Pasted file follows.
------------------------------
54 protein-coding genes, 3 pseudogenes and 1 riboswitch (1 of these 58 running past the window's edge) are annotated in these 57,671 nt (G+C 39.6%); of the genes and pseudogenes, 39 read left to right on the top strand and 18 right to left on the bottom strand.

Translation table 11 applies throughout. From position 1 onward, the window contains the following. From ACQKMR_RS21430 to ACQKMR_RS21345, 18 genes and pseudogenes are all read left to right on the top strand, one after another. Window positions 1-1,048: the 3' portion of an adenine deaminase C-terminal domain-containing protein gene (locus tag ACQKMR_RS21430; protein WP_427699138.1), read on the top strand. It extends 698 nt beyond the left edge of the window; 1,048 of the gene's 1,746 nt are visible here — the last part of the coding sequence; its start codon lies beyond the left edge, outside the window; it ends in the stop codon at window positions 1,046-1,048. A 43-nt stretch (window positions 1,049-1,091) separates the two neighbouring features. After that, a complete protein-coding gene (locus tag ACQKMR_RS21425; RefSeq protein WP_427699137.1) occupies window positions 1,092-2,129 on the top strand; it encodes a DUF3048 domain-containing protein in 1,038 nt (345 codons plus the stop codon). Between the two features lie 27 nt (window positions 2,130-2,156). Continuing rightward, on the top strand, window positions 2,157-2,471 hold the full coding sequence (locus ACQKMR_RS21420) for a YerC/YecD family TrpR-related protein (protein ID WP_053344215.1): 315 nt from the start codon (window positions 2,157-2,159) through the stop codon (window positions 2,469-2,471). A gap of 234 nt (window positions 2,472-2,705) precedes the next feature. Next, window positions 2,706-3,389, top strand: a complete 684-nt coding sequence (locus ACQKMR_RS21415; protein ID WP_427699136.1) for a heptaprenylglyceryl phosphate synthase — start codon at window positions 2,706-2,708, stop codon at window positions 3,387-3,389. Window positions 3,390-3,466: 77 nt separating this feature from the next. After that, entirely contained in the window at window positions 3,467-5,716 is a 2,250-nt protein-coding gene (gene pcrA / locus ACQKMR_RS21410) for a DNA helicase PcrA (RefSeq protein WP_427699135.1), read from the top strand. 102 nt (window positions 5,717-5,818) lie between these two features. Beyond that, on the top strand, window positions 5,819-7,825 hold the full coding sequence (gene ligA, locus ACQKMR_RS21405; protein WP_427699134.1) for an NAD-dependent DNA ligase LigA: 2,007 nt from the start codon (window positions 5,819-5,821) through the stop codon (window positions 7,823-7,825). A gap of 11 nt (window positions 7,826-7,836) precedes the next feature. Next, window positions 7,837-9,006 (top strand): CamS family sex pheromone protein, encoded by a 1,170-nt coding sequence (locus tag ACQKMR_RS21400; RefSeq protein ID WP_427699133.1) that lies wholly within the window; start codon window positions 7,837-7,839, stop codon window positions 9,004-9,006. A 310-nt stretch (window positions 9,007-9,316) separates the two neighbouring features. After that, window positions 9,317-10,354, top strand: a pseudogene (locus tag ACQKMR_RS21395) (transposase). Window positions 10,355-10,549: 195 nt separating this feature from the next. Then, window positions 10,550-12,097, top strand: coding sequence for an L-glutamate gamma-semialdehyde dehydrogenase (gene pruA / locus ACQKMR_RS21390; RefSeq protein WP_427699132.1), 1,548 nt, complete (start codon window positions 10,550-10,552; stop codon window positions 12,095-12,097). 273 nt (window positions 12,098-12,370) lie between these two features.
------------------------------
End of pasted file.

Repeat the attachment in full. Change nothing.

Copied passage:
54 protein-coding genes, 3 pseudogenes and 1 riboswitch (1 of these 58 running past the window's edge) are annotated in these 57,671 nt (G+C 39.6%); of the genes and pseudogenes, 39 read left to right on the top strand and 18 right to left on the bottom strand.

Translation table 11 applies throughout. From position 1 onward, the window contains the following. From ACQKMR_RS21430 to ACQKMR_RS21345, 18 genes and pseudogenes are all read left to right on the top strand, one after another. Window positions 1-1,048: the 3' portion of an adenine deaminase C-terminal domain-containing protein gene (locus tag ACQKMR_RS21430; protein WP_427699138.1), read on the top strand. It extends 698 nt beyond the left edge of the window; 1,048 of the gene's 1,746 nt are visible here — the last part of the coding sequence; its start codon lies beyond the left edge, outside the window; it ends in the stop codon at window positions 1,046-1,048. A 43-nt stretch (window positions 1,049-1,091) separates the two neighbouring features. After that, a complete protein-coding gene (locus tag ACQKMR_RS21425; RefSeq protein WP_427699137.1) occupies window positions 1,092-2,129 on the top strand; it encodes a DUF3048 domain-containing protein in 1,038 nt (345 codons plus the stop codon). Between the two features lie 27 nt (window positions 2,130-2,156). Continuing rightward, on the top strand, window positions 2,157-2,471 hold the full coding sequence (locus ACQKMR_RS21420) for a YerC/YecD family TrpR-related protein (protein ID WP_053344215.1): 315 nt from the start codon (window positions 2,157-2,159) through the stop codon (window positions 2,469-2,471). A gap of 234 nt (window positions 2,472-2,705) precedes the next feature. Next, window positions 2,706-3,389, top strand: a complete 684-nt coding sequence (locus ACQKMR_RS21415; protein ID WP_427699136.1) for a heptaprenylglyceryl phosphate synthase — start codon at window positions 2,706-2,708, stop codon at window positions 3,387-3,389. Window positions 3,390-3,466: 77 nt separating this feature from the next. After that, entirely contained in the window at window positions 3,467-5,716 is a 2,250-nt protein-coding gene (gene pcrA / locus ACQKMR_RS21410) for a DNA helicase PcrA (RefSeq protein WP_427699135.1), read from the top strand. 102 nt (window positions 5,717-5,818) lie between these two features. Beyond that, on the top strand, window positions 5,819-7,825 hold the full coding sequence (gene ligA, locus ACQKMR_RS21405; protein WP_427699134.1) for an NAD-dependent DNA ligase LigA: 2,007 nt from the start codon (window positions 5,819-5,821) through the stop codon (window positions 7,823-7,825). A gap of 11 nt (window positions 7,826-7,836) precedes the next feature. Next, window positions 7,837-9,006 (top strand): CamS family sex pheromone protein, encoded by a 1,170-nt coding sequence (locus tag ACQKMR_RS21400; RefSeq protein ID WP_427699133.1) that lies wholly within the window; start codon window positions 7,837-7,839, stop codon window positions 9,004-9,006. A 310-nt stretch (window positions 9,007-9,316) separates the two neighbouring features. After that, window positions 9,317-10,354, top strand: a pseudogene (locus tag ACQKMR_RS21395) (transposase). Window positions 10,355-10,549: 195 nt separating this feature from the next. Then, window positions 10,550-12,097, top strand: coding sequence for an L-glutamate gamma-semialdehyde dehydrogenase (gene pruA / locus ACQKMR_RS21390; RefSeq protein WP_427699132.1), 1,548 nt, complete (start codon window positions 10,550-10,552; stop codon window positions 12,095-12,097). 273 nt (window positions 12,098-12,370) lie between these two features.